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A research team from Boston University and the VA Boston Healthcare System conducted the largest study into the link between football related brain trauma and the degenerative brain disease chronic traumatic encephalopathy, or CTE.

The team diagnosed CTE in 110 out of 111 former NFL players whose brains were donated for research, publishing its findings on Tuesday, USA Today reports.

Indeed, the diagnosis was common among football players at multiple levels, from high school to professional leagues. Overall, the researchers discovered CTE in 87 percent of the 202 brains they examined.

Suicide was the most common cause of death for players at the mild stages of CTE. Nearly half of those who died at advanced stages of CTE developed neurodegenerative-related causes of death, similar to symptoms related to dementia and Parkinson’s disease.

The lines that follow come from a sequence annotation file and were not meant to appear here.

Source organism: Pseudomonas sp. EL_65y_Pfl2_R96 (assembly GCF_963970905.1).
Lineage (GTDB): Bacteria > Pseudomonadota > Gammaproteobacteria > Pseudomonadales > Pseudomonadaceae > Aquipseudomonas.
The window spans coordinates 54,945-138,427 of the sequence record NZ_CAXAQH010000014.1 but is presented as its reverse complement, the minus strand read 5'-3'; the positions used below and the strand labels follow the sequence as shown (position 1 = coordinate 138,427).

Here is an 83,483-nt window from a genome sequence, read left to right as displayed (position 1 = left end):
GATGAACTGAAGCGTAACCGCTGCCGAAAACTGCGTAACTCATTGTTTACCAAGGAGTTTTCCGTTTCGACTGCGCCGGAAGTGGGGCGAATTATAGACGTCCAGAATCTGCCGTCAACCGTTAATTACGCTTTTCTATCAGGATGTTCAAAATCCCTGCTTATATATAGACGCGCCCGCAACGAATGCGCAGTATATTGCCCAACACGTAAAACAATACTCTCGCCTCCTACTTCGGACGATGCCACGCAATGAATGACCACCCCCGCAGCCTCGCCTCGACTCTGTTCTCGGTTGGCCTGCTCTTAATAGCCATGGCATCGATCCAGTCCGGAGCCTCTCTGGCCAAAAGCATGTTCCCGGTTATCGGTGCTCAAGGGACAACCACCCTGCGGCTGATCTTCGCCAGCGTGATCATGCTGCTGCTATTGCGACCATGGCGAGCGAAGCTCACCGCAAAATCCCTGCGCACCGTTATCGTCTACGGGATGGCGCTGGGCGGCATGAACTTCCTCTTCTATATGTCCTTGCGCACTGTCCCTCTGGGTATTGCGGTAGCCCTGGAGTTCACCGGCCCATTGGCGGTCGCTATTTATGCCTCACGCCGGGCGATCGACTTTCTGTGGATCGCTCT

The researchers also said many who developed the disease exhibited behavioral issues, which became more severe at advanced stages.

The NFL issued this statement, via USA Today:

“We appreciate the work done by Dr. McKee and her colleagues for the value it adds in the ongoing quest for a better understanding of CTE. Case studies such as those compiled in this updated paper are important to further advancing the science and progress related to head trauma.”

Once the NFL finally acknowledged the problem and lawsuits mounted, it instituted concussion protocols for injured players.



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